Henrique Capriles, Venezuelan With Jewish Roots, Must Make Up Ground in Vote
After beating Venezuelan opposition leader Henrique Capriles in last year’s presidential election, Hugo Chavez telephoned him and courteously quipped: “You made me get out and work hard!”
Now in his second campaign for the OPEC nation’s top job, the tireless Capriles has again pushed himself to the limit to ensure his new rival and election favorite, Chavez’s protege Nicolas Maduro, does not have an easy path to victory.
“I’m shedding my skin for Venezuela,” Capriles, 40, roared this week at the final rallies of a passionate campaign where he has re-energized opposition backers still upset about his loss against the socialist Chavez last October.
“My body and bones may be hurting, but my heart is bursting with emotion – this isn’t euphoria, it’s hysteria for change!” he said at a rally in eastern Venezuela during an almost manic criss-crossing of the country in search of votes.
After beating Capriles in October for his fourth presidential election victory, the cancer-stricken Chavez’s health deteriorated quickly and he died on March 5.
He had named Maduro as his chosen heir before undergoing his last cancer operation in December, and a surge of emotion over his death has given Maduro a huge boost ahead of the election on Sunday.
Fighting to counter that, Capriles has drawn huge crowds, lost weight, gone hoarse and swapped last year’s cautious respect for Chavez with gleefully irreverent attacks on Maduro.
Lambasting him daily as a “liar,” “incompetent” and member of a “corrupt” elite, Capriles has mocked the acting president for calling an ancient curse on the heads of opposition voters and claiming Chavez had appeared to him in the form of a bird.
From wearing the red colors of the ruling Socialist Party or logo of the state oil company, to saying his little finger had more revolutionary fiber than Maduro’s whole body, Capriles’ new aggression has delighted supporters.
Yet all local polls still show him behind, albeit with a gap shrinking to below 10 points in some weekly surveys.
Overturning the popular Chavez’s dying wish, the naming of Maduro as his successor in his last public speech, may be a step too far.
Capriles won 44 percent of the vote in October, the opposition’s best showing against Chavez in a presidential election, and he is predicting a late surge this week.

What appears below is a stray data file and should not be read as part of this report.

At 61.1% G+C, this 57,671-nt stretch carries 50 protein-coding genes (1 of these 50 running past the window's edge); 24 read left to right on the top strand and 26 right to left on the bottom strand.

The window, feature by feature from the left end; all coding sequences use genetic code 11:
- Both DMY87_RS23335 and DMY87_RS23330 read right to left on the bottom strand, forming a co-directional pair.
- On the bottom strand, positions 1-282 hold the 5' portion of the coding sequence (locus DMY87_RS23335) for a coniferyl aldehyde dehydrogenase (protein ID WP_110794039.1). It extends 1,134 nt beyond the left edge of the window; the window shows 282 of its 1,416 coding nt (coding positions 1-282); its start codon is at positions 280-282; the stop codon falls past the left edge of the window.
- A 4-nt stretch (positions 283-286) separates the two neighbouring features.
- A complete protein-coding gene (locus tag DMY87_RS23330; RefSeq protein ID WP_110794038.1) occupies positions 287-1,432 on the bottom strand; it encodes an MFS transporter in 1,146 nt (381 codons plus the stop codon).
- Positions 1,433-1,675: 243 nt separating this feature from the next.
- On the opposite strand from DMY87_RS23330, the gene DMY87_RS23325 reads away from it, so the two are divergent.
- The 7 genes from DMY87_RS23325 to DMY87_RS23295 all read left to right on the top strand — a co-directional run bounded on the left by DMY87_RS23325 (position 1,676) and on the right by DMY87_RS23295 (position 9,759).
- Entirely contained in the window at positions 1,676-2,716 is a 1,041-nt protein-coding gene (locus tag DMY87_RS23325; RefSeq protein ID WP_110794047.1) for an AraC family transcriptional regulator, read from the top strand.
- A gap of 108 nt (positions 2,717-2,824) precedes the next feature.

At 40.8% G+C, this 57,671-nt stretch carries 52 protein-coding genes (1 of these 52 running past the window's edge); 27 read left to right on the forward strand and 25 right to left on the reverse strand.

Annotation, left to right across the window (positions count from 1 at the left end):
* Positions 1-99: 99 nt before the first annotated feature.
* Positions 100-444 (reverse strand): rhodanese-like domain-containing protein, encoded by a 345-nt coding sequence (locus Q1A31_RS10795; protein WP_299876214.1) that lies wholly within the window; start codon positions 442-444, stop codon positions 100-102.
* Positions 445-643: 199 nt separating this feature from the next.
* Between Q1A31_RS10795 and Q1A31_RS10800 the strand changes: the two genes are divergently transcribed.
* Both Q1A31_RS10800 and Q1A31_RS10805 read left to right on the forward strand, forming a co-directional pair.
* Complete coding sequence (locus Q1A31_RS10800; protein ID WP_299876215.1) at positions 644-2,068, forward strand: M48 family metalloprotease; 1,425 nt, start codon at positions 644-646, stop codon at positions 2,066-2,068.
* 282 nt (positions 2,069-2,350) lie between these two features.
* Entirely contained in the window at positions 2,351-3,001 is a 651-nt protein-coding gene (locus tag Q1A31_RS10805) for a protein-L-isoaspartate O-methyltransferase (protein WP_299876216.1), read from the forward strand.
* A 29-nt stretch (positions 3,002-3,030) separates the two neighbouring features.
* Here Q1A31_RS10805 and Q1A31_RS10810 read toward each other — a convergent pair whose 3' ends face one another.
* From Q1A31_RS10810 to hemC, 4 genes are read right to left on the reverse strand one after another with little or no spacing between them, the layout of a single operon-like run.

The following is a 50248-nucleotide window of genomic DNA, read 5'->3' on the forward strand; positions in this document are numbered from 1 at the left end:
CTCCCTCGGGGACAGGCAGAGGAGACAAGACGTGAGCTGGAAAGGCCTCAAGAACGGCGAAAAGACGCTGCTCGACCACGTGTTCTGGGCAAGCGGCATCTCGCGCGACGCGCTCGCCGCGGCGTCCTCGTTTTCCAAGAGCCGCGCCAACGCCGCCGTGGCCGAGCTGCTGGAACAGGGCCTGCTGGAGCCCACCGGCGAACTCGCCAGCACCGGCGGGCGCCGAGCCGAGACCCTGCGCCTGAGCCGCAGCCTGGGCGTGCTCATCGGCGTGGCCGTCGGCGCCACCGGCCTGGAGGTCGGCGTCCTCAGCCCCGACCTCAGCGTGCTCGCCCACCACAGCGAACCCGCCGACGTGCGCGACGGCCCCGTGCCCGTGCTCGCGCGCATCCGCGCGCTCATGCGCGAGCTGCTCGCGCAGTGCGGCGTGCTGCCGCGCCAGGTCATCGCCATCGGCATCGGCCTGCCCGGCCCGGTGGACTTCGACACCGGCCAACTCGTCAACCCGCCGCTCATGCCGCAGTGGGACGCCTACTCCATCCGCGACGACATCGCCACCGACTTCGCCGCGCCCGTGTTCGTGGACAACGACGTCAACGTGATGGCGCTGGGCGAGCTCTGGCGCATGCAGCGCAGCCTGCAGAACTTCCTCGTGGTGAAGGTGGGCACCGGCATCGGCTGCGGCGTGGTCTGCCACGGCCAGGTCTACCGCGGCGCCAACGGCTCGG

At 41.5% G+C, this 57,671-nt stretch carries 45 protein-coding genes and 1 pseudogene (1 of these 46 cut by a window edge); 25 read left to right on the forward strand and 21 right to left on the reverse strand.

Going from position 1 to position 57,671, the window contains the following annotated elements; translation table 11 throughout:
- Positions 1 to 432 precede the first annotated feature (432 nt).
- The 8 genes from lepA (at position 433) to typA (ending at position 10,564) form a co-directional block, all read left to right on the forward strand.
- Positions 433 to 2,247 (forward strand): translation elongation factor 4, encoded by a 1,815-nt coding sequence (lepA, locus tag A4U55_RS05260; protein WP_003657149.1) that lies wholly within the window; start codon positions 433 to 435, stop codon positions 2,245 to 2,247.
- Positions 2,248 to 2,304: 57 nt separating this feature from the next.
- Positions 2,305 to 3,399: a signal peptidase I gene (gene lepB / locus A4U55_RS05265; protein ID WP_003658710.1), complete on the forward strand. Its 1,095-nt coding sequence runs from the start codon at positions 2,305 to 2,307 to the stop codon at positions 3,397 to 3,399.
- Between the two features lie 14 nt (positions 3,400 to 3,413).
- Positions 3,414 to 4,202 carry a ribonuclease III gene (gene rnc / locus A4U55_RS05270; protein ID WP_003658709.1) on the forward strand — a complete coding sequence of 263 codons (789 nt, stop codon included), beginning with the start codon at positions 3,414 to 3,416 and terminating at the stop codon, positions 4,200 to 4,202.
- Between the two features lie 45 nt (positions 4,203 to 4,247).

“The polls are only a snapshot of a few weeks ago, and things are moving fast. We are winning,” Capriles said. “They know this election will be decided on April 14th, the game’s not over.”
His camp, cheekily called the “Simon Bolivar Command” in a reclaiming of Chavez’s idol and Venezuela’s independence hero Simon Bolivar, is far more upbeat than just two weeks ago.
Capriles and his aides believe Maduro’s poll numbers are moving lower as the sympathy over Chavez’s death wears off.
But their rising self-belief is not yet widely shared.
“The opposition’s optimism is probably misplaced,” the LatinNews think-tank said in what is a near-consensus view of non-partisan observers tracking the race.
“Despite Maduro’s obvious lack of charisma in comparison to Chavez, he is the only option on the table for ‘Chavistas’ and with the state oil company PDVSA fueling a well-orchestrated campaign, Sunday’s ballot should be a mere formality.”
To pull off a surprise win, Capriles first needs to ensure as many as possible of his 6.6 million supporters in October back him again. Last year’s record overall 80 percent turnout is unlikely, however, to be replicated.
He would also need a significant number of “Chavistas” to decide that Maduro, a former bus driver who rose to be vice president and is vowing to continue his mentor’s hardline socialism in Venezuela, is not up to the job.
That is extremely hard just a month after Chavez’s death, with his endorsement of Maduro literally ringing in Venezuelans’ ears from speakers at every government rally and campaign spot.
“Give us another month or two, for people to start comparing Henrique with Maduro as candidates head-to-head, instead of Henrique having to go up against the ghost of Chavez, and we would win this easily,” said Nelly Rodriguez, resting with friends at a Caracas cafe after attending a Capriles rally.
“It’s pretty obvious that Maduro is a terrible candidate. If it weren’t for the Chavez factor, there’d be no contest here.”
If Capriles loses again on Sunday, the opposition coalition faces another six years in the political wilderness and the hard-won unity of the last few years could splinter.
The Democratic Unity movement’s diverse mix of right- and left-wing groups was already under huge strain earlier this year before Capriles galvanized them and buried disagreements, at least temporarily, for the sake of a united push on Sunday.
Capriles is clearly the best and most popular opposition leader in years, but another defeat would put him in a difficult position. There are others waiting in the wings to polish potential rival candidacies for the future.
“Chavismo” itself may not stay intact without its mesmerizing leader, meaning Venezuela’s split down the middle between pro- and anti-Chavez factions might become blurred with a realignment of political forces.
Anticipating a probable loss, some in the opposition are consoling themselves that Capriles would not inherit what they see as the complicated mess that Venezuela’s economy and society present to the winner of Sunday’s election.
If he wins, Capriles would not only face enormous problems, from terrifying crime levels to Byzantine currency controls and the highest inflation in the Americas, but also a “Chavista”-dominated legislature and a potentially antagonistic judiciary.
“Henrique would face an impossible, Herculean task. So let’s watch Maduro burn himself within six months instead,” said Amelia Alvarez, 46, among the group of Capriles backers downing iced tea at the cafe after hours chanting his name at a rally.